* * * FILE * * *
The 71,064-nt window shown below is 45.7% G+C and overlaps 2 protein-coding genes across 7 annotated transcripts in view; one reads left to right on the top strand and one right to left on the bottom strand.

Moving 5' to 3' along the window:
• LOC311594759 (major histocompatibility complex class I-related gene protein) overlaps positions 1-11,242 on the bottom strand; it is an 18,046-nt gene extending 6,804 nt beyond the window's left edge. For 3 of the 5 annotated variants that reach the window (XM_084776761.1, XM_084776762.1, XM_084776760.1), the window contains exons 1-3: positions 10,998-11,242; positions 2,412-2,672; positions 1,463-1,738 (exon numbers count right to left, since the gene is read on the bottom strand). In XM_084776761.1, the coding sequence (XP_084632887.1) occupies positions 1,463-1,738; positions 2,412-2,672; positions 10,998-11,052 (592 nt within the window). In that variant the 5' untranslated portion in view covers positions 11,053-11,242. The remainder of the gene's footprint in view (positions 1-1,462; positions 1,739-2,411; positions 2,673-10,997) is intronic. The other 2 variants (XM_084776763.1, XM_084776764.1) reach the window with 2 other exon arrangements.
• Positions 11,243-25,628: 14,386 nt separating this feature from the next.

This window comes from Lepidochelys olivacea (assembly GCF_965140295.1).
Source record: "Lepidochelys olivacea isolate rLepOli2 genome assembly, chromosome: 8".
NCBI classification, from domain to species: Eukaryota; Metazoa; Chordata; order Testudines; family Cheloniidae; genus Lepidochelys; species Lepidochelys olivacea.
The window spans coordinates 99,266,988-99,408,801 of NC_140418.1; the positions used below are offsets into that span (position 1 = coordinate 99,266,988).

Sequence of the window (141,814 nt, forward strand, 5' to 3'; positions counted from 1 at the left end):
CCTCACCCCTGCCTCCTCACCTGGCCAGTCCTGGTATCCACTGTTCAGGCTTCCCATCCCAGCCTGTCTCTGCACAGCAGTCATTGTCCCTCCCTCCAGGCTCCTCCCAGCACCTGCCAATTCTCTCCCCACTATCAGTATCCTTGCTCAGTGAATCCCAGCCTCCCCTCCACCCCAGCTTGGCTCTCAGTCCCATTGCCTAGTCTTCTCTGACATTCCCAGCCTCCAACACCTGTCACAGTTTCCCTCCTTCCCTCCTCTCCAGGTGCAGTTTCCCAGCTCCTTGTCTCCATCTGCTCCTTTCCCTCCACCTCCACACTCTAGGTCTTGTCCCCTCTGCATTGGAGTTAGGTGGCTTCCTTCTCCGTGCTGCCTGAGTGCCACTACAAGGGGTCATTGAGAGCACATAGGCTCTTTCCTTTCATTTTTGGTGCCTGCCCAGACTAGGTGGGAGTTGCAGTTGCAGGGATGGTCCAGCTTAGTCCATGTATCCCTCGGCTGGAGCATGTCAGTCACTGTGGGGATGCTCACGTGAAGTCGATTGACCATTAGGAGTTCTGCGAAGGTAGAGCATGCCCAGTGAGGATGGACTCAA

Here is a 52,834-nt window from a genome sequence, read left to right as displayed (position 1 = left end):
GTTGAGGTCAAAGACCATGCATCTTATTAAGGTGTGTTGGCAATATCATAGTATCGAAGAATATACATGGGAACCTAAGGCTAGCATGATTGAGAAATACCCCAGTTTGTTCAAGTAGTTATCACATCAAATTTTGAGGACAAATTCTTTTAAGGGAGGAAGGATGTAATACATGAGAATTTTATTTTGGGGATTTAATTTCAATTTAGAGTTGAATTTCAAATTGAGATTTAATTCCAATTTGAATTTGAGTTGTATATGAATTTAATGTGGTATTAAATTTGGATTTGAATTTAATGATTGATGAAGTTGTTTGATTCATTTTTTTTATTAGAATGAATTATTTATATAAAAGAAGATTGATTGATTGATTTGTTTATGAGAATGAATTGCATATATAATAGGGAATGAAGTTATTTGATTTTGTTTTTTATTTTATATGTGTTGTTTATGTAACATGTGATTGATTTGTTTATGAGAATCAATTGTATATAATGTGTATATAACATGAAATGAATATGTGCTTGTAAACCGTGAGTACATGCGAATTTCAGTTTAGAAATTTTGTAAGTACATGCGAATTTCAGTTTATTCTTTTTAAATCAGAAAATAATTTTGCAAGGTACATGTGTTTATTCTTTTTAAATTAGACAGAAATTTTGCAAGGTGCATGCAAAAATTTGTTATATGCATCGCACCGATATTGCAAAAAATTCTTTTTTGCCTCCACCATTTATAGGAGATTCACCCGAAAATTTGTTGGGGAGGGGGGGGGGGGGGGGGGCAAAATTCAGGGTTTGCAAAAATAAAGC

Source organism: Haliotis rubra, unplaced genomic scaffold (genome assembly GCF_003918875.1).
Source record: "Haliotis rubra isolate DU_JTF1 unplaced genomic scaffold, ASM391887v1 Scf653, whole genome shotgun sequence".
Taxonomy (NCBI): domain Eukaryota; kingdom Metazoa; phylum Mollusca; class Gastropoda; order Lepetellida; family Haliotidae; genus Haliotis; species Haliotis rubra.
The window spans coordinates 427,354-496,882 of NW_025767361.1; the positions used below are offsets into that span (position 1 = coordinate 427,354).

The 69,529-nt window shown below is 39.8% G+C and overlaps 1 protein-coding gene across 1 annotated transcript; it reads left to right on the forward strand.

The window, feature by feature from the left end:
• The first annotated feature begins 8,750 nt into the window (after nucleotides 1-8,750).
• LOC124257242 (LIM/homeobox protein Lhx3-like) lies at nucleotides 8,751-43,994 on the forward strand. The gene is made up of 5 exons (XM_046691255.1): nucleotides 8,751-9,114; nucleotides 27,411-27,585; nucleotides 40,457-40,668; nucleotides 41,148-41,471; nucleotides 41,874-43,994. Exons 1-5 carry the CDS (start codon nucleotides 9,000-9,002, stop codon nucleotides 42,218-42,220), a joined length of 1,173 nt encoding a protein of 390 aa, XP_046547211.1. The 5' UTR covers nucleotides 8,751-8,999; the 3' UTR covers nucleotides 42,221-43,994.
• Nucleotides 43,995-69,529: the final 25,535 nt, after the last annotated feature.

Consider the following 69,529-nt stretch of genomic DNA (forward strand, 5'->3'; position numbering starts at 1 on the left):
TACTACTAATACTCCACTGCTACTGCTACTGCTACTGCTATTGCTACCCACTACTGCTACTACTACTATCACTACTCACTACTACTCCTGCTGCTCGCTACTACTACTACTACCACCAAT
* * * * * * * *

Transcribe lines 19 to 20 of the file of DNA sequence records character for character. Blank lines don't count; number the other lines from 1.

• The first annotated feature begins 8,750 nt into the window (after nucleotides 1-8,750).
• LOC124257242 (LIM/homeobox protein Lhx3-like) lies at nucleotides 8,751-43,994 on the forward strand. The gene is made up of 5 exons (XM_046691255.1): nucleotides 8,751-9,114; nucleotides 27,411-27,585; nucleotides 40,457-40,668; nucleotides 41,148-41,471; nucleotides 41,874-43,994. Exons 1-5 carry the CDS (start codon nucleotides 9,000-9,002, stop codon nucleotides 42,218-42,220), a joined length of 1,173 nt encoding a protein of 390 aa, XP_046547211.1. The 5' UTR covers nucleotides 8,751-8,999; the 3' UTR covers nucleotides 42,221-43,994.